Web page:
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Unanswered Riddles

Q: What is as big as an elephant but weights 0 kg?

A: The elephant's shadow.


Riddles, we are all intrigued by them. My health is one big riddle. I have Ehlers-Danlos Syndrome, or EDS, a multi-systemic inherited connective tissue disorder. To put it simply, the “glue” holding our bodies together doesn’t work properly. There are several different types of EDS and, irrespective of the type, symptoms range from being life-changing to life-limiting to life-threatening. I am very fortunate to be highly functioning with hypermobility EDS (hEDS). I experience good days and challenging ones, and over the past three days, I certainly faced the latter…


Background:

I've experienced symptoms since my teenage years, but it was during my pregnancy that they intensified significantly. These symptoms have profoundly impacted various aspects of my life. Prior to receiving a diagnosis, I mistakenly believed that experiencing pain and difficulty was just a normal part of life. I struggle with muscle pain, joint dislocations, anxiety, frequent bruising, slow healing, chronic fatigue, bladder problems, dizziness, and a multitude of other symptoms. Throughout my life, I've consulted numerous medical professionals and undergone countless tests, yet nothing was ever identified as being 'wrong.' I will never forget reading about EDS for the first time - it felt as though I was reading my own life story. Frustrated by the lack of answers, I delved into researching my conditions because I was determined not to give up. It wasn't until 12 years later that I found Professor Ian Chikanza, a Rheumatologist and EDS specialist in London, and within half an hour of meeting him, I was diagnosed.


Since my diagnosis in October 2018, (I was 41 years old), I've made a conscious effort to take control of my symptoms. However, it wasn't just about looking out for myself; I felt it was crucial to share my journey with EDS to raise awareness about my condition. I now have two GPs who are on this journey with me. This wasn't always the case, as I had to educate even my healthcare providers along the way and guide them toward reading up on my condition themselves. I was passed from one specialist to another, often misdiagnosed or dismissed. To still keep my GPs on their toes and there are tears and head-scratching going on because NOTHING with EDS is straightforward. I do get the idea that my GPs do like the challenges I present them ;).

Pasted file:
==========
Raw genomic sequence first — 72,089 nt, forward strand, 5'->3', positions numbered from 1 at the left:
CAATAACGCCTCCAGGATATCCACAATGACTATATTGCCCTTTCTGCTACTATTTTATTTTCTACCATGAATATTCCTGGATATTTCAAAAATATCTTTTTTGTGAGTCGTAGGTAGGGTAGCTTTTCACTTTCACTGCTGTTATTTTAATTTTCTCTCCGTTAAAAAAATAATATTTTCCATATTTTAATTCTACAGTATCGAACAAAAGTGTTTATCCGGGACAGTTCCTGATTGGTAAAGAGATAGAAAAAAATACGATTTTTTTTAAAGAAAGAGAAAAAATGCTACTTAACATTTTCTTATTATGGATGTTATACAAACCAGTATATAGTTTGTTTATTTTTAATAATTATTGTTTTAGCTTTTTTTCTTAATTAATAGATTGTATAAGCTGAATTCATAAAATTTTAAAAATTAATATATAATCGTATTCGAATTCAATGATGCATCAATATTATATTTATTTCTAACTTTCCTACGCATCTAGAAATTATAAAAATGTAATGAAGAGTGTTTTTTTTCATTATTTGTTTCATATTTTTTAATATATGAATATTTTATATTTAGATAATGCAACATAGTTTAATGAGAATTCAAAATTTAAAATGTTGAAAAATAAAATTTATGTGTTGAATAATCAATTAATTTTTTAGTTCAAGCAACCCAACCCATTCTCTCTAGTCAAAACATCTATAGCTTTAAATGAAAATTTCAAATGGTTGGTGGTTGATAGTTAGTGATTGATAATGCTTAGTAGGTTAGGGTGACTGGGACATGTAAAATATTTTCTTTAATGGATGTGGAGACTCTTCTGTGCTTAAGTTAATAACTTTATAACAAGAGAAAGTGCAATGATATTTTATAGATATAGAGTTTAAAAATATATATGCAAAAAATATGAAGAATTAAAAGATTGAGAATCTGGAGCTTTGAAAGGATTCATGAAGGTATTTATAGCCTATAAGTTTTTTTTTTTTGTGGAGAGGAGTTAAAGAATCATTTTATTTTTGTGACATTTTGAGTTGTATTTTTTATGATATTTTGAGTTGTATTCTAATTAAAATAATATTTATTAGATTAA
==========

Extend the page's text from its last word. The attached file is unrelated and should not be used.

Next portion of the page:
I know my body inside out, I am well informed about my condition, and I know my symptoms. I am fortunate to have an incredible family that supports me. My biggest challenge hasn't been coming to terms with my occasional limitations; it's been coming to terms with the reality that, in the world of EDS, getting answers, particularly clear ones, hardly ever happens. Unfortunately, this was once again the case yesterday...


I was diagnosed with Phantosmia early in August 2023. Phantosmia is rare and can have serious underlying issues, one being stroke. I was put under stroke observation – given my history of two VADs (Vertebral Artery Dissections) without stroke. After returning from our holiday I began experiencing new symptoms. On Friday morning I visited my local surgery to consult with my GP. After assessing me, my GP referred me to the A&E stroke ward at our nearby hospital for emergency tests, ruling out a potential stroke. I was poked, probed and scanned. I think the only test I didn’t have was a mammogram 😜. I received excellent care. I did however find myself explaining to a junior doctor what POTS was, but the stroke specialist was truly remarkable and well-informed. It was incredibly refreshing to talk with someone who not only understood my condition but also genuinely cared. This was a change from the usual experience of being dismissed.


When I finally got a slot for my CTA scan, I hopped onto the examination bed, and the staff asked, "Have you had a pregnancy test?" I couldn't help but burst into hysterical laughter, only to quickly realise that they were completely serious. Despite all the tests I had undergone, I found myself surprisingly anxious about this particular one 🤪. Imagine that!


I'm back home now, having been discharged with all my scans and blood tests showing no abnormalities. I still have one MRI scheduled soon. This is truly excellent news and a tremendous relief but once again no answers. Over the years, I've come to accept that most of the time, I won't receive definitive answers. It's far from easy (an understatement), but it's the reality of living with an invisible illness without a cure. Just me, putting my trust in God and taking each day as it comes. Thank you for all the messages and love.









*** EDS research is essential to help better understand and manage conditions. Of the different types of EDS, we still don’t know the gene or genes that cause the most common type. Why does EDS flare with hormones? Why do so many other conditions co-morbidly exist with EDS? We need answers to these questions and awareness is crucial. A recent survey found that the average length of time between the first symptoms and diagnosis for a patient with EDS is 19 years. From experience, there are limited resources and people with EDS are passed from clinician to clinician without an accurate diagnosis. Help us to bring change. Donate here.





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